Air Castle of the South
Craig Havighurst
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Buy *Air Castle of the South: WSM and the Making of Music City (Music in American Life)* by Craig Havighurstonline

Air Castle of the South: WSM and the Making of Music City (Music in American Life)
Craig Havighurst
University of Illinois Press
320 pages
April 2013
rated 5 of 5 possible stars

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Nashville’s nickname, "Music City USA," was coined at WSM-AM. The longest running and arguably most popular country music show in the history of the world, The Grand Ole Opry, was born there, under the name "WSM Barn Dance." Hundreds of hopeful singers and pickers from all over the country flocked to WSM, hoping to get airtime--and some stars were made as a result.

Begun in 1925 by Edwin Craig (who was “swept up by the national mania for broadcasting”), WSM was owned and sponsored by National Life Insurance; WSM stood for “We Shield Millions.” The station adopted an all-country music format from the beginning; The Grand Ole Opry was the star in its crown, attracting a live audience that came from just about everywhere. The venues changed several times to accommodate the crowds that brought the applause and the laughs that brought the listeners to their radios every Saturday night. Patsy Cline, Roy Acuff, The Carter Family, Minnie Pearl, and Uncle Dave Macon were among the early pantheon of performers. The Opry/WSM alliance became so much a part of the Nashville image that most people recognized that the city was, in reality, two cities. One was the hillbilly haven, referred to as "The Country Music Capital of the World," that brought in bucks that helped the city expand in girth and importance. The other was the low-key intellectual aerie centered around Vanderbilt University. Rarely would the twain meet.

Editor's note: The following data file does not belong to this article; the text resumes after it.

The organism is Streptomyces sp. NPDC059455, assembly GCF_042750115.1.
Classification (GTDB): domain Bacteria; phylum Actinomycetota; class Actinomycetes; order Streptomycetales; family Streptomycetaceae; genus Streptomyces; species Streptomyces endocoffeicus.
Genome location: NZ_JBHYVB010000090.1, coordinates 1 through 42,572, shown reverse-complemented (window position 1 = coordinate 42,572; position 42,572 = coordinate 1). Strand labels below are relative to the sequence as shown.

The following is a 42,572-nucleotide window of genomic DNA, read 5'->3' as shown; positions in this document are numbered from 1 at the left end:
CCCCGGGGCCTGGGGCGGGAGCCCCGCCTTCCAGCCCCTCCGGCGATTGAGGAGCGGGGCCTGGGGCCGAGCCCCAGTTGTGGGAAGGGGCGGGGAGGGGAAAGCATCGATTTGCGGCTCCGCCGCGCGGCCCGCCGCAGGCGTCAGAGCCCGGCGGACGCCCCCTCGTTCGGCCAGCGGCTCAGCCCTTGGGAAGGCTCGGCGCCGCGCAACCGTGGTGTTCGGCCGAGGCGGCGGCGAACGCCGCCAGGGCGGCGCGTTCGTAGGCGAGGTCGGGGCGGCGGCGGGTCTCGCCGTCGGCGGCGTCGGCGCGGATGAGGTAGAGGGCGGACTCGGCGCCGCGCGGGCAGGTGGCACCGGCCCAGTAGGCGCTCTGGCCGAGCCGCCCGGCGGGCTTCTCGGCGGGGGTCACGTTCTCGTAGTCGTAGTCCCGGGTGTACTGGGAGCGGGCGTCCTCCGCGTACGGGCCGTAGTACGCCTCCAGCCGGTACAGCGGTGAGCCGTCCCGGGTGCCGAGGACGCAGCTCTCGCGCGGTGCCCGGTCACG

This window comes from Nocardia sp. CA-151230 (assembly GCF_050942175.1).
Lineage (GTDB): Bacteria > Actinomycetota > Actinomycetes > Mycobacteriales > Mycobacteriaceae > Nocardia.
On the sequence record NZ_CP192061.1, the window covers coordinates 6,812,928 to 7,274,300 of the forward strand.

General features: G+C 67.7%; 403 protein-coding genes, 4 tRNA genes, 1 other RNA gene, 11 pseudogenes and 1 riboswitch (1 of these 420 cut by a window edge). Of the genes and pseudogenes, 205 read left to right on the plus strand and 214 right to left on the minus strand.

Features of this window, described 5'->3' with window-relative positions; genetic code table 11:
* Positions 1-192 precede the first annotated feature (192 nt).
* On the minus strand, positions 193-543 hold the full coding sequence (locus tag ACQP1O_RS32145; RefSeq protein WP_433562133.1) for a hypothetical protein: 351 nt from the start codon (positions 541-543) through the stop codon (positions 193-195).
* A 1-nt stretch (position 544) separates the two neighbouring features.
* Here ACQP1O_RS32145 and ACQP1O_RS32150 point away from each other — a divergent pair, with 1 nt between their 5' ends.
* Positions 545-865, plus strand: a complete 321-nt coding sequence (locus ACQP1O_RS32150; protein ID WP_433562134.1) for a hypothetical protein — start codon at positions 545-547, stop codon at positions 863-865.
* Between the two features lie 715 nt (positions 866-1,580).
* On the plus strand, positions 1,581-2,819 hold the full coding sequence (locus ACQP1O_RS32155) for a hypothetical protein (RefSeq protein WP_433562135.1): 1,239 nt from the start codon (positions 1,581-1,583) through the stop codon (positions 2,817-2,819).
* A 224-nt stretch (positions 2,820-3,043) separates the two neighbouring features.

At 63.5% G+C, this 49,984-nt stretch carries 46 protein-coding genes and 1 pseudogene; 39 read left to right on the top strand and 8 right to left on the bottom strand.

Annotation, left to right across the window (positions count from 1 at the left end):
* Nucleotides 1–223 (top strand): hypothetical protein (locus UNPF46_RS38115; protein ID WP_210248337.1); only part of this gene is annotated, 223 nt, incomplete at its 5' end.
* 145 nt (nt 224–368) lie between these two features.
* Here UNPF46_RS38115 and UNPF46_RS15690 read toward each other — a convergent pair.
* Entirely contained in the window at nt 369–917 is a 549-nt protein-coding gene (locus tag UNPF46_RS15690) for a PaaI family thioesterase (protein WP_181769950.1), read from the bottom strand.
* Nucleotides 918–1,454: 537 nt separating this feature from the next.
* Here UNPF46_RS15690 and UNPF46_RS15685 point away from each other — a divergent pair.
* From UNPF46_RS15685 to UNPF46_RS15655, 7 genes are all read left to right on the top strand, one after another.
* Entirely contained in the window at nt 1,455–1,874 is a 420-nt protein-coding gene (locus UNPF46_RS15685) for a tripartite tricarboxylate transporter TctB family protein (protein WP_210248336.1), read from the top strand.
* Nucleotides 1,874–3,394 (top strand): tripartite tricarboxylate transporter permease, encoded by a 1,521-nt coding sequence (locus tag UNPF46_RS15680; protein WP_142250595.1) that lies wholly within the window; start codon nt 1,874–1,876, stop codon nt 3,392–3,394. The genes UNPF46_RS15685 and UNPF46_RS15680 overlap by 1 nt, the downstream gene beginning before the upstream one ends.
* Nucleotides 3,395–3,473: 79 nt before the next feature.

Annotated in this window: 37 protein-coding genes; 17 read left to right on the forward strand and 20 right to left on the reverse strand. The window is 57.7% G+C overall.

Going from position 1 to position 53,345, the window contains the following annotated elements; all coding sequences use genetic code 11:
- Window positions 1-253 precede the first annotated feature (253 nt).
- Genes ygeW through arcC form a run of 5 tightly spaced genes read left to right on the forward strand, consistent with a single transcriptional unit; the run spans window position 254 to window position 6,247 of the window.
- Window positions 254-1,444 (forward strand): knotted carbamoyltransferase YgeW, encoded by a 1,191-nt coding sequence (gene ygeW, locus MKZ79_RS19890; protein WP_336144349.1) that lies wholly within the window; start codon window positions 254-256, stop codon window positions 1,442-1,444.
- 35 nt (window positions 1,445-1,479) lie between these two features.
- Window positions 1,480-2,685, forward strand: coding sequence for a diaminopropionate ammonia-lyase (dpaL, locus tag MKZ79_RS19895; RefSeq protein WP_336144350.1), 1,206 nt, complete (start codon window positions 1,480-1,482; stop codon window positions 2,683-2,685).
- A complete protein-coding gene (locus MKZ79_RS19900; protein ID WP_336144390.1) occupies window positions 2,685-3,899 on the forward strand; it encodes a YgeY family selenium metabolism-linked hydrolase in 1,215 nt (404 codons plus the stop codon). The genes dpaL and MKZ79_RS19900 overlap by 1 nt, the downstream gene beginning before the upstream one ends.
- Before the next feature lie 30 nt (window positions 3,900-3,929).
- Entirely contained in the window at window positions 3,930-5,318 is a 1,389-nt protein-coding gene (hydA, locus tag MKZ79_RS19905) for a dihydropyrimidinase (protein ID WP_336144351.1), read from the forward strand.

Craig Havighurst is a music journalist (The Wall Street Journal, NPR) who has gone backstage to chronicle the long history of the station and the changes of management, momentum, and focus. “Nashville and WSM shaped each other profoundly,” he opines, regarding the story of “the air castle of the South” as an almost personal biography not only of the station but of the small city of Nashville that rather reluctantly garnered world fame by accepting the hillbilly label.

WSM didn’t always get it right. It held back from heavily promoting Elvis Presley, who received a rather chilly reception at his performance in 1954 on the Opry, because of what would later be seen as a “rapprochement of black and white” musical styles. In 1998, Presley would gain space in the Country Music Hall of Fame. But if they sometimes missed a big fish, WSM triumphed by the steady, long-haul, small and homely image typified by such characters as John McDonald, who toiled for more than 25 years as the agricultural D-jay on a show modestly named “Noontime Neighbors.” It was noted that “the farmers believed in him.” Another nonmusical regular was newsman Bill Williams, who would tell, rather than read, the news, making it sound far more convincing than a canned presentation. In 2002, the station almost made a major mistake, threatening to drop its country programming. Fans (using that new-fangled device, the Internet) got up a petition, other media sources decried the possible change, and WSM relented.

Having started small, and limited by the medium of radio itself, WSM, like other radio outlets, has a hazy destiny. There are hopes that it can be subsidized in some way, perhaps museum-ized, as befits its former fame and unique status in the legendary rise of Music City.

Originally published on Curled Up With A Good Book at © Barbara Bamberger Scott, 2013

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